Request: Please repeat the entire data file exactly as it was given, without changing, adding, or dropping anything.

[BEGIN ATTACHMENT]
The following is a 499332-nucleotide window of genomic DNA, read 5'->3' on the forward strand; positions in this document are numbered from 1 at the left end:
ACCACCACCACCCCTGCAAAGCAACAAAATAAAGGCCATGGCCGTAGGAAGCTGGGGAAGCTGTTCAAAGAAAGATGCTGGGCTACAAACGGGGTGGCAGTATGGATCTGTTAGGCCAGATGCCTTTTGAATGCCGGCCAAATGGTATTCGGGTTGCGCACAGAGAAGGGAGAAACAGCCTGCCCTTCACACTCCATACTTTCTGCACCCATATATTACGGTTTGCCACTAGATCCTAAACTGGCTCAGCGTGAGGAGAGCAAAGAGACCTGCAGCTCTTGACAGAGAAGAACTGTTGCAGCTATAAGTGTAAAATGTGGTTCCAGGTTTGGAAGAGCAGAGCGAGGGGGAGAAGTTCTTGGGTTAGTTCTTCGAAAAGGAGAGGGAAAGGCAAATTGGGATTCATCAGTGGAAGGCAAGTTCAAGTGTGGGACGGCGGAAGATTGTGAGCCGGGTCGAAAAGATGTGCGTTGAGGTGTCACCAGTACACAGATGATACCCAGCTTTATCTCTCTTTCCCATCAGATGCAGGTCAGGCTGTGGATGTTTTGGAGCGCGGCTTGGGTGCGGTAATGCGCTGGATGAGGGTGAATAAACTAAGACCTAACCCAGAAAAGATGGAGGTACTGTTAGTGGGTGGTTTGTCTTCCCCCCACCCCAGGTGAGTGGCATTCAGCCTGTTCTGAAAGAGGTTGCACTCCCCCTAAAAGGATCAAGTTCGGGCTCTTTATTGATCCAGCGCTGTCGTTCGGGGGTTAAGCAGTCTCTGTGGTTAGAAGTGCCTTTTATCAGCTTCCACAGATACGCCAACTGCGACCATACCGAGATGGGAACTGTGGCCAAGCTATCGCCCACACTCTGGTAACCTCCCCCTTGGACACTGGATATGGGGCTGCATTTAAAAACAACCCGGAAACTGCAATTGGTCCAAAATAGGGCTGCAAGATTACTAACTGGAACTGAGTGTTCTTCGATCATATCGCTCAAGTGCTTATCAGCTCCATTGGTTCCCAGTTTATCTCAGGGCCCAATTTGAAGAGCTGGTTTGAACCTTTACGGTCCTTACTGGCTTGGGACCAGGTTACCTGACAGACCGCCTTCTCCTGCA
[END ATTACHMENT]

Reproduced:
The following is a 499332-nucleotide window of genomic DNA, read 5'->3' on the forward strand; positions in this document are numbered from 1 at the left end:
ACCACCACCACCCCTGCAAAGCAACAAAATAAAGGCCATGGCCGTAGGAAGCTGGGGAAGCTGTTCAAAGAAAGATGCTGGGCTACAAACGGGGTGGCAGTATGGATCTGTTAGGCCAGATGCCTTTTGAATGCCGGCCAAATGGTATTCGGGTTGCGCACAGAGAAGGGAGAAACAGCCTGCCCTTCACACTCCATACTTTCTGCACCCATATATTACGGTTTGCCACTAGATCCTAAACTGGCTCAGCGTGAGGAGAGCAAAGAGACCTGCAGCTCTTGACAGAGAAGAACTGTTGCAGCTATAAGTGTAAAATGTGGTTCCAGGTTTGGAAGAGCAGAGCGAGGGGGAGAAGTTCTTGGGTTAGTTCTTCGAAAAGGAGAGGGAAAGGCAAATTGGGATTCATCAGTGGAAGGCAAGTTCAAGTGTGGGACGGCGGAAGATTGTGAGCCGGGTCGAAAAGATGTGCGTTGAGGTGTCACCAGTACACAGATGATACCCAGCTTTATCTCTCTTTCCCATCAGATGCAGGTCAGGCTGTGGATGTTTTGGAGCGCGGCTTGGGTGCGGTAATGCGCTGGATGAGGGTGAATAAACTAAGACCTAACCCAGAAAAGATGGAGGTACTGTTAGTGGGTGGTTTGTCTTCCCCCCACCCCAGGTGAGTGGCATTCAGCCTGTTCTGAAAGAGGTTGCACTCCCCCTAAAAGGATCAAGTTCGGGCTCTTTATTGATCCAGCGCTGTCGTTCGGGGGTTAAGCAGTCTCTGTGGTTAGAAGTGCCTTTTATCAGCTTCCACAGATACGCCAACTGCGACCATACCGAGATGGGAACTGTGGCCAAGCTATCGCCCACACTCTGGTAACCTCCCCCTTGGACACTGGATATGGGGCTGCATTTAAAAACAACCCGGAAACTGCAATTGGTCCAAAATAGGGCTGCAAGATTACTAACTGGAACTGAGTGTTCTTCGATCATATCGCTCAAGTGCTTATCAGCTCCATTGGTTCCCAGTTTATCTCAGGGCCCAATTTGAAGAGCTGGTTTGAACCTTTACGGTCCTTACTGGCTTGGGACCAGGTTACCTGACAGACCGCCTTCTCCTGCA